Creating a Web-based Spreadsheet with SlickGrid

One of the largest projects we currently have going on at HardinDD is the transition of the CRE Enterprise and Visual Manager dashboard platforms (which we work on in partner with the corporate real estate firm Fischer and Company in Dallas, TX) from Adobe Flex into a true web application. A core component of the dashboard system, which manages varying sizes of property record datasets for real estate companies, is an Excel spreadsheet-like view of property data which clients may use to edit, sort, or filter on property records.

To bring this functionality over to our new dashboard system, we used the JavaScript library SlickGrid, which is an open-source project hosted on GitHub. The base functionality of SlickGrid is pretty bare bones, which is great if you just need something lightweight and fast to display data in a grid format. However, beyond that are a number of plugins also written by the creator of the project that build on top of the most basic options, including tooltips, checkboxes, and selection of multiple rows (which make the experience even closer to working in a spreadsheet program), that can also be added into your grid.

Some of the most important features we needed for our spreadsheet view were the ability to sort on columns, reload the data displayed on the grid (without actually reloading the web page), and customize the order and size of columns. The SlickGrid API provides the ability to do all of these things and more, and they’re almost all fully customizable. For example, SlickGrid has a built in sorting capability on data currently in the view of the graph, but because we use a server-side paging script to load only a subset of records for large datasets, we chose to override this functionality. Instead, we use AJAX to load the paged records, reset the data displayed on the grid dynamically, and SlickGrid handles the rest, all in a matter of seconds. There’s also no limit to the number of grids you can display at once; we often have 3 to 10 tabbed grids available to click through on a single page.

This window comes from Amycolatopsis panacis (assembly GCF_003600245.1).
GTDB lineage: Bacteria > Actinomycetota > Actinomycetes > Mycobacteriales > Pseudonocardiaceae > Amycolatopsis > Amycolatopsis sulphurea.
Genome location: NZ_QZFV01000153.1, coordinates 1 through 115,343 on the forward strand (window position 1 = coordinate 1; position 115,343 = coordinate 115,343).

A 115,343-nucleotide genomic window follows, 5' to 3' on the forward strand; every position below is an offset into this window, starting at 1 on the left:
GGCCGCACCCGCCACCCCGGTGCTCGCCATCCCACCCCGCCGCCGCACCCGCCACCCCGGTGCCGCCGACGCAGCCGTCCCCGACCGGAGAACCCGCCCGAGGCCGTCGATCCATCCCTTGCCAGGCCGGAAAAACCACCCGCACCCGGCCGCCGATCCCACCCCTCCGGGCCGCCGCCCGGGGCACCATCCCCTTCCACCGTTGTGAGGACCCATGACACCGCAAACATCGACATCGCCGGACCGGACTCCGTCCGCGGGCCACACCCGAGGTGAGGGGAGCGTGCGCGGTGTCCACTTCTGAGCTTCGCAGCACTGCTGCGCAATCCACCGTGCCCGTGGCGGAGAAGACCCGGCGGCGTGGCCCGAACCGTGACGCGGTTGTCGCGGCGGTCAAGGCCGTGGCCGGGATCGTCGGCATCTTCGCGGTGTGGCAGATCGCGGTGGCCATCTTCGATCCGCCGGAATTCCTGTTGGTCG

Another cool feature of SlickGrid is formatters, which can be defined on columns to do things like change the color of cells, update values, or add other custom formatting. It’s all handled client-side in JavaScript as the grid is loaded, so you can make formatting decisions based on the row, cell, column, or even the value that’s displayed in that cell.

Though it has a bit of learning curve, once you’re familiar with the library, you’ll be amazed at how powerful and flexible this grid system is. There are a number of working examples available that demonstrate the use of SlickGrid, and the StackOverflow community is active in discussion and providing answers to questions about SlickGrid’s use. If you’re looking for a quick and elegant solution to creating a data grid for your website, we highly recommend giving SlickGrid a try.

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